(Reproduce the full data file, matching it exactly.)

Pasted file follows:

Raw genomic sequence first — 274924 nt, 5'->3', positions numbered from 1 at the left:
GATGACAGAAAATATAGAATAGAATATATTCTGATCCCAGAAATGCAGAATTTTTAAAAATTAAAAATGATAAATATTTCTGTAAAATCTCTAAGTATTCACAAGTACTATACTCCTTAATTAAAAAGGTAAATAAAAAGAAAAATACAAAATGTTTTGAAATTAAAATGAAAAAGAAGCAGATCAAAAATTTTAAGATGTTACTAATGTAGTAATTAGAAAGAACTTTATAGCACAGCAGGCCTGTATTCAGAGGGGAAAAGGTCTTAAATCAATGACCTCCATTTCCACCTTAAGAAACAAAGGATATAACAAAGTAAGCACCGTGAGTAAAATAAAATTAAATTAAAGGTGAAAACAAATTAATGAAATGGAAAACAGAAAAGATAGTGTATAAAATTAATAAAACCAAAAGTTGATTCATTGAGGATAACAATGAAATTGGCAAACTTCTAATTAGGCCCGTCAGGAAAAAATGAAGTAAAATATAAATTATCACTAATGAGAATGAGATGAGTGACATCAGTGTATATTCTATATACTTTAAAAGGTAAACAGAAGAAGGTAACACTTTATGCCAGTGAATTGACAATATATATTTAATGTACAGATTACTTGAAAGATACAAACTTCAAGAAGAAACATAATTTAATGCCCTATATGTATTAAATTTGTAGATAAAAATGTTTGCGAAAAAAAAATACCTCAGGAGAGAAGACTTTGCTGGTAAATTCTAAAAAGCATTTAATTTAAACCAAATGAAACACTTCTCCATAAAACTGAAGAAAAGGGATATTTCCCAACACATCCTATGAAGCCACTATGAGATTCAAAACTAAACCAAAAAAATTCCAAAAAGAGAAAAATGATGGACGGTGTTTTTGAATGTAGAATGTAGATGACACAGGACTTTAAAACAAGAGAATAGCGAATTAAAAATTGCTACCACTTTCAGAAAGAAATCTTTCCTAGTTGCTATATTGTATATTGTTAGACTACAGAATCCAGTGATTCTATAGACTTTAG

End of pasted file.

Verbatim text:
Raw genomic sequence first — 274924 nt, 5'->3', positions numbered from 1 at the left:
GATGACAGAAAATATAGAATAGAATATATTCTGATCCCAGAAATGCAGAATTTTTAAAAATTAAAAATGATAAATATTTCTGTAAAATCTCTAAGTATTCACAAGTACTATACTCCTTAATTAAAAAGGTAAATAAAAAGAAAAATACAAAATGTTTTGAAATTAAAATGAAAAAGAAGCAGATCAAAAATTTTAAGATGTTACTAATGTAGTAATTAGAAAGAACTTTATAGCACAGCAGGCCTGTATTCAGAGGGGAAAAGGTCTTAAATCAATGACCTCCATTTCCACCTTAAGAAACAAAGGATATAACAAAGTAAGCACCGTGAGTAAAATAAAATTAAATTAAAGGTGAAAACAAATTAATGAAATGGAAAACAGAAAAGATAGTGTATAAAATTAATAAAACCAAAAGTTGATTCATTGAGGATAACAATGAAATTGGCAAACTTCTAATTAGGCCCGTCAGGAAAAAATGAAGTAAAATATAAATTATCACTAATGAGAATGAGATGAGTGACATCAGTGTATATTCTATATACTTTAAAAGGTAAACAGAAGAAGGTAACACTTTATGCCAGTGAATTGACAATATATATTTAATGTACAGATTACTTGAAAGATACAAACTTCAAGAAGAAACATAATTTAATGCCCTATATGTATTAAATTTGTAGATAAAAATGTTTGCGAAAAAAAAATACCTCAGGAGAGAAGACTTTGCTGGTAAATTCTAAAAAGCATTTAATTTAAACCAAATGAAACACTTCTCCATAAAACTGAAGAAAAGGGATATTTCCCAACACATCCTATGAAGCCACTATGAGATTCAAAACTAAACCAAAAAAATTCCAAAAAGAGAAAAATGATGGACGGTGTTTTTGAATGTAGAATGTAGATGACACAGGACTTTAAAACAAGAGAATAGCGAATTAAAAATTGCTACCACTTTCAGAAAGAAATCTTTCCTAGTTGCTATATTGTATATTGTTAGACTACAGAATCCAGTGATTCTATAGACTTTAG